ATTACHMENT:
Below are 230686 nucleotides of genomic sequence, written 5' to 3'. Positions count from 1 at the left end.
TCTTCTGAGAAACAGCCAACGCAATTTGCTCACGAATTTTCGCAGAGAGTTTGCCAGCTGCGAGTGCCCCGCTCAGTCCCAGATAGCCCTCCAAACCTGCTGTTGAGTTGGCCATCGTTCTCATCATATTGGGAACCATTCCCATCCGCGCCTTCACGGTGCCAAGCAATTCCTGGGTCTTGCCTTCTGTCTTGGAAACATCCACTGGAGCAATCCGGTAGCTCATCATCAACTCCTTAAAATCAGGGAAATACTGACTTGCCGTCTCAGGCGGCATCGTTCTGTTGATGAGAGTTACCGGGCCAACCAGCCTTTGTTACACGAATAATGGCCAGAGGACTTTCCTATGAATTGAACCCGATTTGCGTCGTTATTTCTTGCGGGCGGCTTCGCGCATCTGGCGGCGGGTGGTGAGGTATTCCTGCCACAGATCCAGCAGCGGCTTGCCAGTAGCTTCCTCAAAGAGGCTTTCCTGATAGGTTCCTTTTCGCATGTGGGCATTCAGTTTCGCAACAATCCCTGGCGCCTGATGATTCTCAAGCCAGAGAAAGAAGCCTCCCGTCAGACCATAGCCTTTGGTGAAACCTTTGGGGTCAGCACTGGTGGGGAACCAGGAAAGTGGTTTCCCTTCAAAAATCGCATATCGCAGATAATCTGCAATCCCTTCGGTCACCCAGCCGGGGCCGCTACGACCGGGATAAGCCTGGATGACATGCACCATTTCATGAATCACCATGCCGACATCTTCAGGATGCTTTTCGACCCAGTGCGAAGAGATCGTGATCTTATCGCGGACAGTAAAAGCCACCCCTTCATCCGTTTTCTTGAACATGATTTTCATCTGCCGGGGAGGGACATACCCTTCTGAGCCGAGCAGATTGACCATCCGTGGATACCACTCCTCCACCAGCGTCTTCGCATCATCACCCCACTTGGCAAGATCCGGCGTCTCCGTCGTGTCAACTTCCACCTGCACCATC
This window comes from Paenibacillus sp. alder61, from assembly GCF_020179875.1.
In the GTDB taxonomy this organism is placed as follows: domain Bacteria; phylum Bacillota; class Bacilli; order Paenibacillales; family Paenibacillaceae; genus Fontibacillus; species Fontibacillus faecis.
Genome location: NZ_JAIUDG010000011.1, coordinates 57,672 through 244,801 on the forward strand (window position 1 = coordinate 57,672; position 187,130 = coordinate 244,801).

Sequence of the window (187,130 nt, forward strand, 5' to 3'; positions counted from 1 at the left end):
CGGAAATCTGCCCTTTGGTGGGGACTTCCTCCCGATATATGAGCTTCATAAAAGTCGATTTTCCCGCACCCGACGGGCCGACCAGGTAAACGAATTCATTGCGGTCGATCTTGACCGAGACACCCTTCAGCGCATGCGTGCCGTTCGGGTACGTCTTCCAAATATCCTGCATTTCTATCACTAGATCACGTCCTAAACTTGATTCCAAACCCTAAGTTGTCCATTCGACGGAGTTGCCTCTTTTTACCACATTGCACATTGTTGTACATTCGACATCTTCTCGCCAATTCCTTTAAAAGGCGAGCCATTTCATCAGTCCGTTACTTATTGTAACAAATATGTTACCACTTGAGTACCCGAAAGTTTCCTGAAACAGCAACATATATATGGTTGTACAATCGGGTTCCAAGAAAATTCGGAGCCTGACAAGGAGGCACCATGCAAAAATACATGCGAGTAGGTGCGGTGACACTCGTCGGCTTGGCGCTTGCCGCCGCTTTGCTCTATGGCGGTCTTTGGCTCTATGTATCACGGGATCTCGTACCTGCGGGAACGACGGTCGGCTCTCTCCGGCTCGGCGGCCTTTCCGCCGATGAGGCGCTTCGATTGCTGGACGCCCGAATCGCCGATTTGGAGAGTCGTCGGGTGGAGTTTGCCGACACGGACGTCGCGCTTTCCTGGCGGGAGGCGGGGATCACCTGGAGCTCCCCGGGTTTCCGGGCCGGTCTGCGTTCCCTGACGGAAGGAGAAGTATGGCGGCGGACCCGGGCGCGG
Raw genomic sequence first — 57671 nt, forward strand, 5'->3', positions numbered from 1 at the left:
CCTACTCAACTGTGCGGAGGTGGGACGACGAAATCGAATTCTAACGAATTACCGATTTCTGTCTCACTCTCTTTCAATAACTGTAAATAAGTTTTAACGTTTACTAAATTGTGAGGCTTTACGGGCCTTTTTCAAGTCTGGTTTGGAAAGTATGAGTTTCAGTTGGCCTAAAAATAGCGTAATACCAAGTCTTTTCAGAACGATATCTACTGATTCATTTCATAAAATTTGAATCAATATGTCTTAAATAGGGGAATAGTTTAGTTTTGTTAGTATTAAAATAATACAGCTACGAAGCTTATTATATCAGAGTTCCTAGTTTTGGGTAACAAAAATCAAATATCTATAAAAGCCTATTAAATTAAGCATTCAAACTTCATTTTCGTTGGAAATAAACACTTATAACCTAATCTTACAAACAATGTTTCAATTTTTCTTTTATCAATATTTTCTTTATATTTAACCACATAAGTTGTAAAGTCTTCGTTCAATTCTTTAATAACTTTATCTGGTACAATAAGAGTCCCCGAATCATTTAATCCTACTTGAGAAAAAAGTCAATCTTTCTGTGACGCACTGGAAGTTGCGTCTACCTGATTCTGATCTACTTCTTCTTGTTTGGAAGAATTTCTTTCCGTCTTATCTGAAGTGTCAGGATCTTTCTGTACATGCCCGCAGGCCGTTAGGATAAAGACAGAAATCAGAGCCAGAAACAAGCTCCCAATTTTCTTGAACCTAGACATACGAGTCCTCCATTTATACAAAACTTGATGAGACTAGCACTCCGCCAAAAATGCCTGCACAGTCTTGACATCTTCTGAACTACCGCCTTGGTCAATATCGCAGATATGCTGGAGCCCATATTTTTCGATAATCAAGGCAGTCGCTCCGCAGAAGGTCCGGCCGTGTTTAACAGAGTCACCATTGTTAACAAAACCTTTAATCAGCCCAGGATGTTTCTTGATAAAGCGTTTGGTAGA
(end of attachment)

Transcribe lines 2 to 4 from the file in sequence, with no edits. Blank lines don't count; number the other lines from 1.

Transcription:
TCTTCTGAGAAACAGCCAACGCAATTTGCTCACGAATTTTCGCAGAGAGTTTGCCAGCTGCGAGTGCCCCGCTCAGTCCCAGATAGCCCTCCAAACCTGCTGTTGAGTTGGCCATCGTTCTCATCATATTGGGAACCATTCCCATCCGCGCCTTCACGGTGCCAAGCAATTCCTGGGTCTTGCCTTCTGTCTTGGAAACATCCACTGGAGCAATCCGGTAGCTCATCATCAACTCCTTAAAATCAGGGAAATACTGACTTGCCGTCTCAGGCGGCATCGTTCTGTTGATGAGAGTTACCGGGCCAACCAGCCTTTGTTACACGAATAATGGCCAGAGGACTTTCCTATGAATTGAACCCGATTTGCGTCGTTATTTCTTGCGGGCGGCTTCGCGCATCTGGCGGCGGGTGGTGAGGTATTCCTGCCACAGATCCAGCAGCGGCTTGCCAGTAGCTTCCTCAAAGAGGCTTTCCTGATAGGTTCCTTTTCGCATGTGGGCATTCAGTTTCGCAACAATCCCTGGCGCCTGATGATTCTCAAGCCAGAGAAAGAAGCCTCCCGTCAGACCATAGCCTTTGGTGAAACCTTTGGGGTCAGCACTGGTGGGGAACCAGGAAAGTGGTTTCCCTTCAAAAATCGCATATCGCAGATAATCTGCAATCCCTTCGGTCACCCAGCCGGGGCCGCTACGACCGGGATAAGCCTGGATGACATGCACCATTTCATGAATCACCATGCCGACATCTTCAGGATGCTTTTCGACCCAGTGCGAAGAGATCGTGATCTTATCGCGGACAGTAAAAGCCACCCCTTCATCCGTTTTCTTGAACATGATTTTCATCTGCCGGGGAGGGACATACCCTTCTGAGCCGAGCAGATTGACCATCCGTGGATACCACTCCTCCACCAGCGTCTTCGCATCATCACCCCACTTGGCAAGATCCGGCGTCTCCGTCGTGTCAACTTCCACCTGCACCATC
This window comes from Paenibacillus sp. alder61, from assembly GCF_020179875.1.
In the GTDB taxonomy this organism is placed as follows: domain Bacteria; phylum Bacillota; class Bacilli; order Paenibacillales; family Paenibacillaceae; genus Fontibacillus; species Fontibacillus faecis.